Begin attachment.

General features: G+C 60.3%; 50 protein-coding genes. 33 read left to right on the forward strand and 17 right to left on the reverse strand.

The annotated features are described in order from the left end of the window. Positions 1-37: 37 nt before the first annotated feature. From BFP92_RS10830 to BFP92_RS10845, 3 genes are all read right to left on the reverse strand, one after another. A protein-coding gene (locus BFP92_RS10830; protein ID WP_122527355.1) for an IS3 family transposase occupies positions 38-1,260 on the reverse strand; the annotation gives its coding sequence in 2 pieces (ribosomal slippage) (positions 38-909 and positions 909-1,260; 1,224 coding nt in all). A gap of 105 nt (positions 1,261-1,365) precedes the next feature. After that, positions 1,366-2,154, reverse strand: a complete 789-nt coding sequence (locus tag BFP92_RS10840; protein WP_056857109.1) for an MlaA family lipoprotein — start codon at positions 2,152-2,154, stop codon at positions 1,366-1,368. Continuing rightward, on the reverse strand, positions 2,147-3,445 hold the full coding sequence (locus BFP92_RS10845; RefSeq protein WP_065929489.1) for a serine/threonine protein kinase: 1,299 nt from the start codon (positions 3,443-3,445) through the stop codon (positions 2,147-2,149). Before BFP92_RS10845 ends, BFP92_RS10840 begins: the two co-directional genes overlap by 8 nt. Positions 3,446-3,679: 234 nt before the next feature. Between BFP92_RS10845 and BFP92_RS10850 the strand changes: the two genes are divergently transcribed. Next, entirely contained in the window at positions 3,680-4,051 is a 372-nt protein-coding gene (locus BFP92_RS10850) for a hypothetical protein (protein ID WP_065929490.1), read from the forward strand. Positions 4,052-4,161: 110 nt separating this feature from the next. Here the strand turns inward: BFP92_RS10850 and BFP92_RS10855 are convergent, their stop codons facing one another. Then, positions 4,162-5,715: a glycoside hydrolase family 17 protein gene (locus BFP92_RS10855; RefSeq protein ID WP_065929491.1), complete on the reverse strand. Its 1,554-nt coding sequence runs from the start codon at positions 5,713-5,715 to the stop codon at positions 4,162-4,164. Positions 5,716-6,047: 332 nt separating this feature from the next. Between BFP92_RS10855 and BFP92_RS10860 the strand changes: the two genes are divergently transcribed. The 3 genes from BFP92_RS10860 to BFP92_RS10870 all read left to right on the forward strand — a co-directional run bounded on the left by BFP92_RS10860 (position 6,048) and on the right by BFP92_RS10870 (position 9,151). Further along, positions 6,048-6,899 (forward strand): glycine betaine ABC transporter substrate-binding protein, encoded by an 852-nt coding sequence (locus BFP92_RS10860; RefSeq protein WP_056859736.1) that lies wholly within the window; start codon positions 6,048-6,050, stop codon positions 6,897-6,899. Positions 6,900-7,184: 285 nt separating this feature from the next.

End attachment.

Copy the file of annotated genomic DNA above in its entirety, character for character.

General features: G+C 60.3%; 50 protein-coding genes. 33 read left to right on the forward strand and 17 right to left on the reverse strand.

The annotated features are described in order from the left end of the window. Positions 1-37: 37 nt before the first annotated feature. From BFP92_RS10830 to BFP92_RS10845, 3 genes are all read right to left on the reverse strand, one after another. A protein-coding gene (locus BFP92_RS10830; protein ID WP_122527355.1) for an IS3 family transposase occupies positions 38-1,260 on the reverse strand; the annotation gives its coding sequence in 2 pieces (ribosomal slippage) (positions 38-909 and positions 909-1,260; 1,224 coding nt in all). A gap of 105 nt (positions 1,261-1,365) precedes the next feature. After that, positions 1,366-2,154, reverse strand: a complete 789-nt coding sequence (locus tag BFP92_RS10840; protein WP_056857109.1) for an MlaA family lipoprotein — start codon at positions 2,152-2,154, stop codon at positions 1,366-1,368. Continuing rightward, on the reverse strand, positions 2,147-3,445 hold the full coding sequence (locus BFP92_RS10845; RefSeq protein WP_065929489.1) for a serine/threonine protein kinase: 1,299 nt from the start codon (positions 3,443-3,445) through the stop codon (positions 2,147-2,149). Before BFP92_RS10845 ends, BFP92_RS10840 begins: the two co-directional genes overlap by 8 nt. Positions 3,446-3,679: 234 nt before the next feature. Between BFP92_RS10845 and BFP92_RS10850 the strand changes: the two genes are divergently transcribed. Next, entirely contained in the window at positions 3,680-4,051 is a 372-nt protein-coding gene (locus BFP92_RS10850) for a hypothetical protein (protein ID WP_065929490.1), read from the forward strand. Positions 4,052-4,161: 110 nt separating this feature from the next. Here the strand turns inward: BFP92_RS10850 and BFP92_RS10855 are convergent, their stop codons facing one another. Then, positions 4,162-5,715: a glycoside hydrolase family 17 protein gene (locus BFP92_RS10855; RefSeq protein ID WP_065929491.1), complete on the reverse strand. Its 1,554-nt coding sequence runs from the start codon at positions 5,713-5,715 to the stop codon at positions 4,162-4,164. Positions 5,716-6,047: 332 nt separating this feature from the next. Between BFP92_RS10855 and BFP92_RS10860 the strand changes: the two genes are divergently transcribed. The 3 genes from BFP92_RS10860 to BFP92_RS10870 all read left to right on the forward strand — a co-directional run bounded on the left by BFP92_RS10860 (position 6,048) and on the right by BFP92_RS10870 (position 9,151). Further along, positions 6,048-6,899 (forward strand): glycine betaine ABC transporter substrate-binding protein, encoded by an 852-nt coding sequence (locus BFP92_RS10860; RefSeq protein WP_056859736.1) that lies wholly within the window; start codon positions 6,048-6,050, stop codon positions 6,897-6,899. Positions 6,900-7,184: 285 nt separating this feature from the next.